Another Bottleneck Issue: Threat Analysis

April 8, 2024

green-dino_thumb_thumb_thumbThis essay is the work of a dumb dinobaby. No smart software required.

My general view of software is that it is usually good enough. You just cannot get ahead of the problems. For example, I recall doing a project to figure out why Visio (an early version) simply did not do what the marketing collateral said it did. We poked around, and in short order, we identified features that were not implemented or did not work as advertised. Were we surprised? Nah. That type of finding holds for consumer software as well as enterprise software. I recall waiting for someone who worked at Fast Search & Transfer in North Carolina to figure out why hit boosting was not functioning. The reason, if memory serves, was that no one had completed the code. What about security of the platform? Not discussed: The enthusiastic worker in North Carolina turned his attention to the task, but it took time to address the issue. The intrepid engineer encountered “undocumented dependencies.” These are tough to resolve when coders disappear, change jobs, or don’t know how to make something work. These functional issues stack up, and many are never resolved. Many are not considered in terms of security. Even worse, the fix applied by a clueless intern fascinated with Foosball screws something up because… the “leadership team” consists of former consultants, accountants, and lawyers. Not too many professionals with MBAs, law degrees and expertise in SEC accounting requirements are into programming, security practices, and technical details. These stellar professionals gain technical expertise watching engineers with PowerPoint presentations. The meetings feature this popular question: “Where’s the lunch menu?”


The person in the row boat is going to have a difficult time dealing with software flaws and cyber security issues which emulate the gusher represented in the Microsoft Copilot illustration. Good enough image, just like good enough software security.

I read “NIST Unveils New Consortium to Operate National Vulnerability Database.” The focus is on software which invites bad actors to the Breach Fun Park. The write up says:

In early March, many security researchers noticed a significant drop in vulnerability enrichment data uploads on the NVD website that had started in mid-February. According to its own data, NIST has analyzed only 199 Common Vulnerabilities and Exposures (CVEs) out of the 2957 it has received so far in March. In total, over 4000 CVEs have not been analyzed since mid-February. Since the NVD is the most comprehensive vulnerability database in the world, many companies rely on it to deploy updates and patches.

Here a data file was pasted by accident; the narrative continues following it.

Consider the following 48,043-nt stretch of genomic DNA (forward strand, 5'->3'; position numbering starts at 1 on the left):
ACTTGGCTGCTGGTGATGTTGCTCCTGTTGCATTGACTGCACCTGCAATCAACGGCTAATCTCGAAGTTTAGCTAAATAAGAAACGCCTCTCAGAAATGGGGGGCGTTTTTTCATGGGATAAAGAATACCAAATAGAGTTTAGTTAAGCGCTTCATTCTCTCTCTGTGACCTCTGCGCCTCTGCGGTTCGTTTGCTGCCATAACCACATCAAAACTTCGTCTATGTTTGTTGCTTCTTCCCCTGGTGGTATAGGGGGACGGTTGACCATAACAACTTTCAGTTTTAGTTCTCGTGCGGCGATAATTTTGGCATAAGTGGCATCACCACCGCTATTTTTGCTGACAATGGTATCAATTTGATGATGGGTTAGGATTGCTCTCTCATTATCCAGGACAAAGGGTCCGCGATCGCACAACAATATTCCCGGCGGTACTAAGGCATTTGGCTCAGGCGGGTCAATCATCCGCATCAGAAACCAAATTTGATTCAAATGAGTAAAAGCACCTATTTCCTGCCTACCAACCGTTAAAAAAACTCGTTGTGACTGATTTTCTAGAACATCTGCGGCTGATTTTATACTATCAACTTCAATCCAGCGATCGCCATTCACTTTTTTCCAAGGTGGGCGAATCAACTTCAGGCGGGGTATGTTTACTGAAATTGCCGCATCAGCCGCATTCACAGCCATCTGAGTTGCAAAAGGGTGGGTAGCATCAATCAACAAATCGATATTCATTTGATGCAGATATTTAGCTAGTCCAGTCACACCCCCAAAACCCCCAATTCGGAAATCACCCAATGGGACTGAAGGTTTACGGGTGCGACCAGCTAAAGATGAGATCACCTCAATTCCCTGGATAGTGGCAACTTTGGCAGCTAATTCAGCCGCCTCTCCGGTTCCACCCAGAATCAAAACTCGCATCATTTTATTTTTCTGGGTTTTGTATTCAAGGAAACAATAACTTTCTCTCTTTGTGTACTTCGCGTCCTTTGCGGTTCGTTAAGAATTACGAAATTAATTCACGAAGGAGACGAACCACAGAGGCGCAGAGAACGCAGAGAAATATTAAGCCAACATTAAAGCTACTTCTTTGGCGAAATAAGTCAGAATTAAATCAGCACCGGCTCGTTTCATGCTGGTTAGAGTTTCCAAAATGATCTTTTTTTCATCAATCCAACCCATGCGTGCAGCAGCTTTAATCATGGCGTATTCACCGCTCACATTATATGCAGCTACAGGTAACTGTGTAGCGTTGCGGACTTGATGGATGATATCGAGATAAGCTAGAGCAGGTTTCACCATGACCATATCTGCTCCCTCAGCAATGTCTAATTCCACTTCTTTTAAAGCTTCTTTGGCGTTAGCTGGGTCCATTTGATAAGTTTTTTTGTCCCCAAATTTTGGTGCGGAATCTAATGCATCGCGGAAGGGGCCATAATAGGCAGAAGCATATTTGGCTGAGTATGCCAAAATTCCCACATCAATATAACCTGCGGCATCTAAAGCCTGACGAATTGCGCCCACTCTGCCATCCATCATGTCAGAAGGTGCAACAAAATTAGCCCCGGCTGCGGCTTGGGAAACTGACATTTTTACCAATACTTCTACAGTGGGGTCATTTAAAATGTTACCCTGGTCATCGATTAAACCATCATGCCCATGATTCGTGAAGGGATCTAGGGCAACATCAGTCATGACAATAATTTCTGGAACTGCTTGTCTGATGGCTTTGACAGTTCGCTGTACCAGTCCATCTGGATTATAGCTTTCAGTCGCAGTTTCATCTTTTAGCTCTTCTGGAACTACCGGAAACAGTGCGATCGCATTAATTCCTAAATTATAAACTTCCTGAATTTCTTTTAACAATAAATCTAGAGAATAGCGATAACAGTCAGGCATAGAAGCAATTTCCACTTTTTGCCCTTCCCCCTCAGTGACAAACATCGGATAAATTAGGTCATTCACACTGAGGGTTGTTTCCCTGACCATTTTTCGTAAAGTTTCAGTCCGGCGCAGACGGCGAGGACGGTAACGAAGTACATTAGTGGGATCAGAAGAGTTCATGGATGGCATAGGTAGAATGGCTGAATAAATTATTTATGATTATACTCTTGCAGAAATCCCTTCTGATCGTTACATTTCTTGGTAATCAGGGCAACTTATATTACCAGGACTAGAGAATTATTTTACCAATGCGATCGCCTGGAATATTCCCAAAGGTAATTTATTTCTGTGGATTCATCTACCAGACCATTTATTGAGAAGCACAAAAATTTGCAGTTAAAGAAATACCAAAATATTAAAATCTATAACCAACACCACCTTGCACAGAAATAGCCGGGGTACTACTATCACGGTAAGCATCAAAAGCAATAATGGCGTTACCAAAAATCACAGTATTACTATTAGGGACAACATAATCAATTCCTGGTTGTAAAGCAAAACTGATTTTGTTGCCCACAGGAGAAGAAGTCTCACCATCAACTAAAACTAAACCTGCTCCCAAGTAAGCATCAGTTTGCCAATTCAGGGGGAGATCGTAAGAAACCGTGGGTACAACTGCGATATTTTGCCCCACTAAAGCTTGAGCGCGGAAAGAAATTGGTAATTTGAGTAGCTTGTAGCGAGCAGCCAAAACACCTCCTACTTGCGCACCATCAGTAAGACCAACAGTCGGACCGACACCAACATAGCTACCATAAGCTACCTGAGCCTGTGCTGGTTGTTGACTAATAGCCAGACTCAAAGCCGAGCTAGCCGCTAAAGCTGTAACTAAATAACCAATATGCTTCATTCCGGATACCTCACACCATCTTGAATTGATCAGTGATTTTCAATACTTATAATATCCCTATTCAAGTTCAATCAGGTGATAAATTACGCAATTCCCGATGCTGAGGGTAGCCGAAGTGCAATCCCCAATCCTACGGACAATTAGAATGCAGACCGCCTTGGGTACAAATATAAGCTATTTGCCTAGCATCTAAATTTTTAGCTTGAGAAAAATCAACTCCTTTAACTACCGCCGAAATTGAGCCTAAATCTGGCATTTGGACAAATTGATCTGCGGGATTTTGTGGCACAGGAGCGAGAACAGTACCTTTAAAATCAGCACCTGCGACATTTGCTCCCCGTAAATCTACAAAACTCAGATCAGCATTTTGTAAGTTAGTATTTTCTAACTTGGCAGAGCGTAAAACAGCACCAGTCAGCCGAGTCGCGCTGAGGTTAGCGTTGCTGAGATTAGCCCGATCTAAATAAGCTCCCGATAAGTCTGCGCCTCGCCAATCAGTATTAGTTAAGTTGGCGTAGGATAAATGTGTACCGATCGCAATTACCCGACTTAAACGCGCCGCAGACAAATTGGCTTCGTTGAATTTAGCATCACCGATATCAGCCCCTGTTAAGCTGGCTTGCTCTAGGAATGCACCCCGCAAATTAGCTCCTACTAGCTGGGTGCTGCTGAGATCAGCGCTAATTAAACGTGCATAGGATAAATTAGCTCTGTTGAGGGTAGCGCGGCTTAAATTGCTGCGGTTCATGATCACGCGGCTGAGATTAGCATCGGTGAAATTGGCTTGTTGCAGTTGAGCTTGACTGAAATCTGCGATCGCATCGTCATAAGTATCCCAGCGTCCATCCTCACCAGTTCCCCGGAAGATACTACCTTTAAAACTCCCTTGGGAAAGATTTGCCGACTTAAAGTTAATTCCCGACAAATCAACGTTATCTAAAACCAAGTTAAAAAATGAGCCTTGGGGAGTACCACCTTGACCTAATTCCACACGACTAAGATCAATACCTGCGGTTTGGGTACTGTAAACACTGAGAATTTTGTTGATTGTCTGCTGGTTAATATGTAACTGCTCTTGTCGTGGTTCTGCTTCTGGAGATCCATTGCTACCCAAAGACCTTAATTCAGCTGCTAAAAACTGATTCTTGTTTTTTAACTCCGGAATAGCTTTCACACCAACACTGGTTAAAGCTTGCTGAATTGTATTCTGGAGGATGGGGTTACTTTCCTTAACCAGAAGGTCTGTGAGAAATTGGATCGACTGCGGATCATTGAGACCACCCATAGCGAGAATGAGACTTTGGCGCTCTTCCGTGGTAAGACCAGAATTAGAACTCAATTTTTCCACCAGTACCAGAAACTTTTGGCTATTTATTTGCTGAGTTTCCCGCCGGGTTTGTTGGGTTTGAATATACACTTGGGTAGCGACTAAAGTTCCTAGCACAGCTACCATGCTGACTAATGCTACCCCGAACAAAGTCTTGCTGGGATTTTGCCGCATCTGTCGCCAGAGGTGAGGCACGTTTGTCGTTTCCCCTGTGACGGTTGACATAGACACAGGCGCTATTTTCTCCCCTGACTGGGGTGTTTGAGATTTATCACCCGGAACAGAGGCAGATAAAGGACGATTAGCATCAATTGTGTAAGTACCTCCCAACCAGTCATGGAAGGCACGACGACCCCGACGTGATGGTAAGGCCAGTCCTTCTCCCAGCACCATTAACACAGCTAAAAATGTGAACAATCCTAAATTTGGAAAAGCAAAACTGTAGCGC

The backlog is more than 3,800 vulnerability issues. The original fix was to shut down the US National Vulnerability Database. Yep, this action was kicked around at the exact same time as cyber security fires were blazing in a certain significant vendor providing software to the US government and when embedded exploits in open source software were making headlines.

How does one solve the backlog problem. In the examples I mentioned in the first paragraph of this essay, there was a single player and a single engineer who was supposed to solve the problem. Forget dependences, just make the feature work in a manner that was good enough. Where does a government agency get a one-engineer-to-one-issue set up?

Answer: Create a consortium, a voluntary one to boot.

I have a number of observations to offer, but I will skip these. The point is that software vulnerabilities have overwhelmed a government agency. The commercial vendors issue news releases about each new “issue” a specific team of a specific individual in the case of Microsoft have identified. However, vendors rarely stumble upon the same issue. We identified a vector for ransomware which we will explain in our April 24, 2024, National Cyber Crime Conference lecture.

Net net: Software vulnerabilities illustrate the backlog problem associated with any type of content curation or software issue. The volume is overwhelming available resources. What’s the fix? (You will love this answer.) Artificial intelligence. Yep, sure.

Stephen E Arnold, April 8, 2024

Who Is Responsible for Security Problems? Guess, Please

March 28, 2024

green-dino_thumb_thumb_thumbThis essay is the work of a dumb dinobaby. No smart software required.

“In my opinion, Zero-Days Exploited in the Wild Jumped 50% in 2023, Fueled by Spyware Vendors” is a semi-sophisticated chunk of content marketing and an example of information shaping. The source of the “report” is Google. The article appears in what was a Google- and In-Q-Tel-backed company publication. The company is named “Recorded Future” and appears to be owned in whole or in part by a financial concern. In a separate transaction, Google purchased a cyber security outfit called Mandiant which provides services to government and commercial clients. This is an interesting collection of organizations and each group’s staff of technical professionals.